Presentation skills: a new way of doing business
Casio’s Gemma Platt tells us why the UK is long overdue a refresh of its business presentation skills.
The nerves. The sweaty palms. The fear of something going wrong. We’ve all been there – awaiting our presentation to the board or to a sceptical potential client. You can make or break a big deal, or even your career, on that one performance.
The trouble is, most people don’t follow some basic presentation guidelines, resulting in bored audiences. This is despite the evidence that nearly half (49 per cent) of all UK decision-makers are less likely to buy from companies that make poor presentations.
We’re also facing another problem: ever-decreasing attention spans. The internet is allowing us to consume more content and at a faster pace than ever before, but in turn it has cost us our ability to stay focused on one thing for any serious length of time.
If the presenter is boring us, cramming slides with too many words, failing to engage the audience, and their projector keeps cutting out then we all have a mobile phone we can play with – and 60 percent of us have even admitted to openly sending texts of emails during these types of meetings!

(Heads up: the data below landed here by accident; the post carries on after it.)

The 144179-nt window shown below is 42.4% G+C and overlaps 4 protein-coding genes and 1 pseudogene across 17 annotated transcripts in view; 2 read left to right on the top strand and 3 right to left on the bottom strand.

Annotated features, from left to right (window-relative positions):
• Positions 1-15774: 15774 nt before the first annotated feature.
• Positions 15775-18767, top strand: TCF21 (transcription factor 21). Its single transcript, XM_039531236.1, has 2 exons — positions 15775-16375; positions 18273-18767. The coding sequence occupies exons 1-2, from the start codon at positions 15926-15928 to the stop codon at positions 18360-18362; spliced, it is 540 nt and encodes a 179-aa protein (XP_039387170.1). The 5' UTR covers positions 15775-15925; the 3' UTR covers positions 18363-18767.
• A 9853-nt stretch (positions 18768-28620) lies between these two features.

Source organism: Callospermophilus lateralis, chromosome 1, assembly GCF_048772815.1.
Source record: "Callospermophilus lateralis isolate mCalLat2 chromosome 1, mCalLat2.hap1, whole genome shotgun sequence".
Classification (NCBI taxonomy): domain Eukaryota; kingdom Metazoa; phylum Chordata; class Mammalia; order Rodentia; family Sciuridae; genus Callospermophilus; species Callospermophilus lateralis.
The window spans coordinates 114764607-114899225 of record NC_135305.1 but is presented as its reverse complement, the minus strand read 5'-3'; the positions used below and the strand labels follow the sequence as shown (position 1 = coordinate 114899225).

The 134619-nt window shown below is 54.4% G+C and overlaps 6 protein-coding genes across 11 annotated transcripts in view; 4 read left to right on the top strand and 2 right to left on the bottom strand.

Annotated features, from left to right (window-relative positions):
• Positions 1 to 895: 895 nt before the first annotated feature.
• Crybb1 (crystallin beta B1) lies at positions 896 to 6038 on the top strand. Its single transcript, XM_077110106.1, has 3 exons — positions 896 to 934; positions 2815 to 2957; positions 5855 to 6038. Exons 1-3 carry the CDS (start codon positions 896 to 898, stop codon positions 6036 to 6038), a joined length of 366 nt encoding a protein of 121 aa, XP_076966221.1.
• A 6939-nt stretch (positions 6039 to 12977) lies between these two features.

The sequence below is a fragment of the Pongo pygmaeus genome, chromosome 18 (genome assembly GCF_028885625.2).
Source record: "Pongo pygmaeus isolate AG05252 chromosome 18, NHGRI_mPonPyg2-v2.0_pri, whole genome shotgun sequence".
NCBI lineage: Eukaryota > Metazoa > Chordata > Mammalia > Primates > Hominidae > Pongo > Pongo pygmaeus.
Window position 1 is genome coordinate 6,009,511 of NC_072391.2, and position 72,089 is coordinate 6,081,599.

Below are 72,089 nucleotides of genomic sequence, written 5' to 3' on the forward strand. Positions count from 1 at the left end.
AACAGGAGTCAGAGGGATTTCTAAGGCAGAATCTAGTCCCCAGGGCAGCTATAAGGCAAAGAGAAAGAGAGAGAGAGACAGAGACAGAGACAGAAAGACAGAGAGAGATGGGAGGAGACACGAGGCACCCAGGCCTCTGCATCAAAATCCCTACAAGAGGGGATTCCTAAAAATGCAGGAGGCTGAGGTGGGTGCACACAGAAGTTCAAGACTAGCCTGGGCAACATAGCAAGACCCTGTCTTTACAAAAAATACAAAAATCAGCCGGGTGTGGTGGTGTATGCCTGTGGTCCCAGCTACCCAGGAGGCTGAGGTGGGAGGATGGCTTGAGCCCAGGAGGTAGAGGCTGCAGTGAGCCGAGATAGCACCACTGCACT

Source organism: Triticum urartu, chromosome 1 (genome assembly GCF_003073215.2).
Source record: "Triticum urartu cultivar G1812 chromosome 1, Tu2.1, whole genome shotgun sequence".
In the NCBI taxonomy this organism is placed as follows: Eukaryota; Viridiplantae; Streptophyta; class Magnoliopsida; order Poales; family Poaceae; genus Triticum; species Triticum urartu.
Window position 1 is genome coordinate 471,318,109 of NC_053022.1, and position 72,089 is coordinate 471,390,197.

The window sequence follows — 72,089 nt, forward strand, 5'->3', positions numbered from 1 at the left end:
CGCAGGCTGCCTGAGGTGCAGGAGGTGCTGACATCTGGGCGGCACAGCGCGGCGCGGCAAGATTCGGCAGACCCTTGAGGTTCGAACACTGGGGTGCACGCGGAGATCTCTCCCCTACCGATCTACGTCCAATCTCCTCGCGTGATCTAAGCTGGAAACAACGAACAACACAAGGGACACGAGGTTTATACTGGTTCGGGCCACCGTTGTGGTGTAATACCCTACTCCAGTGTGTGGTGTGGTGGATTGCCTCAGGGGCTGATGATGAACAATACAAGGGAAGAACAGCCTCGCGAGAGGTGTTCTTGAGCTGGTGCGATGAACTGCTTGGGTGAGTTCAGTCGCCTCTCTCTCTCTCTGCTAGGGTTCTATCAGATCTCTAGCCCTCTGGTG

In order to help all of us scrub-up on our presentation skills and help us avoid death by PowerPoint, I spoke to Peter Arvai, the CEO and founder of online presentation tool Prezi. Here are Peter’s top tips to create the perfect presentation:
Use quality tools
Having the appropriate tools can make all the difference. If a presentation is important to you, the tools you choose should be equally important. Make sure you have the right projector, lighting, screen and clicker, and know how to use them before you walk into the room. Before I speak at a big event we find out what computer, projector and screen size is being used.
Use your visuals wisely
If you are using a visual aid, such as a projector and PowerPoint – make sure you know your material. Consider setting a laptop in front of you so you aren’t turning around to reference the screen behind you. Also, be aware of the projector’s light – moving in front of the light too much can be distracting.
Look ways to help the audience engage
The best presenters adopt a story arc that helps the audience understand the point of the presentation without feeling beaten over the head with it. Look for stories and metaphors no matter what you are presenting. Even the most seemingly dry – and analytical – topics have compelling hidden narratives within them.
Leave on a bang
Make sure your conclusion ties everything up nicely, relating back to the big picture and reiterating any really important points. End with confidence and be careful about trailing off in your tone. “Thank you” along with some hand gesturing towards the audience is a common ending – but don’t be scared to break the mould!
A presentation can be the best way of delivering an idea, but with more than half (56 per cent) of UK business people believing the meetings they attend to be ‘not worthwhile’, we all need to up our game. See what you can do in your next presentation.